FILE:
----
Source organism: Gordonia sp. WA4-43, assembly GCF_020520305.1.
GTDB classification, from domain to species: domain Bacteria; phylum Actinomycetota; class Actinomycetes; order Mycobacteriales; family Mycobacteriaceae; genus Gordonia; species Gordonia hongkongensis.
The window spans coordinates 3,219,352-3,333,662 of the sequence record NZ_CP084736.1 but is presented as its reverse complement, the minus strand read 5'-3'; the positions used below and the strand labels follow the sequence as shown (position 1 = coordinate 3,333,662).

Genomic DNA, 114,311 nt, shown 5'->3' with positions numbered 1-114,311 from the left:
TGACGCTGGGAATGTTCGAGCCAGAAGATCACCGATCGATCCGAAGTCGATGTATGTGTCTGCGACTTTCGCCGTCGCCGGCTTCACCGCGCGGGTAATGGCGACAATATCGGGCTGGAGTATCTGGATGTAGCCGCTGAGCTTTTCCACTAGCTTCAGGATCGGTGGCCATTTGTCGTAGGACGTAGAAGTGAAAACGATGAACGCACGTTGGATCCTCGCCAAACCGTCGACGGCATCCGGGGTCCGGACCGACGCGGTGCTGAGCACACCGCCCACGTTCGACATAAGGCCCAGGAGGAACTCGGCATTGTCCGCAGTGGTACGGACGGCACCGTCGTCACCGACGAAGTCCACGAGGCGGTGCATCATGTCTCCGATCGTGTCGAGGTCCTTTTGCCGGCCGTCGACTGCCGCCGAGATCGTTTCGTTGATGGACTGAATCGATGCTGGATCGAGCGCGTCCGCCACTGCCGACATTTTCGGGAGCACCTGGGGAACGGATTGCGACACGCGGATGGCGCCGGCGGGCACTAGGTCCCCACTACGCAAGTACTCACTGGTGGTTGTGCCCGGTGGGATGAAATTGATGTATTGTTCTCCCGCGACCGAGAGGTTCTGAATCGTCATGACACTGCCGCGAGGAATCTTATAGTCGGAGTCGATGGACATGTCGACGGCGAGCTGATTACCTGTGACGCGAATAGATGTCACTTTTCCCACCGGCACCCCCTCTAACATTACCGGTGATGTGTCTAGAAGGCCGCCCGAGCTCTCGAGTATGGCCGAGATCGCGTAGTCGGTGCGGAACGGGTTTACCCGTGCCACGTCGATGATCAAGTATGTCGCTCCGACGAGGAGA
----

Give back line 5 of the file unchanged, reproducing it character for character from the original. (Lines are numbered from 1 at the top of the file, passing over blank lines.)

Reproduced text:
TGACGCTGGGAATGTTCGAGCCAGAAGATCACCGATCGATCCGAAGTCGATGTATGTGTCTGCGACTTTCGCCGTCGCCGGCTTCACCGCGCGGGTAATGGCGACAATATCGGGCTGGAGTATCTGGATGTAGCCGCTGAGCTTTTCCACTAGCTTCAGGATCGGTGGCCATTTGTCGTAGGACGTAGAAGTGAAAACGATGAACGCACGTTGGATCCTCGCCAAACCGTCGACGGCATCCGGGGTCCGGACCGACGCGGTGCTGAGCACACCGCCCACGTTCGACATAAGGCCCAGGAGGAACTCGGCATTGTCCGCAGTGGTACGGACGGCACCGTCGTCACCGACGAAGTCCACGAGGCGGTGCATCATGTCTCCGATCGTGTCGAGGTCCTTTTGCCGGCCGTCGACTGCCGCCGAGATCGTTTCGTTGATGGACTGAATCGATGCTGGATCGAGCGCGTCCGCCACTGCCGACATTTTCGGGAGCACCTGGGGAACGGATTGCGACACGCGGATGGCGCCGGCGGGCACTAGGTCCCCACTACGCAAGTACTCACTGGTGGTTGTGCCCGGTGGGATGAAATTGATGTATTGTTCTCCCGCGACCGAGAGGTTCTGAATCGTCATGACACTGCCGCGAGGAATCTTATAGTCGGAGTCGATGGACATGTCGACGGCGAGCTGATTACCTGTGACGCGAATAGATGTCACTTTTCCCACCGGCACCCCCTCTAACATTACCGGTGATGTGTCTAGAAGGCCGCCCGAGCTCTCGAGTATGGCCGAGATCGCGTAGTCGGTGCGGAACGGGTTTACCCGTGCCACGTCGATGATCAAGTATGTCGCTCCGACGAGGAGA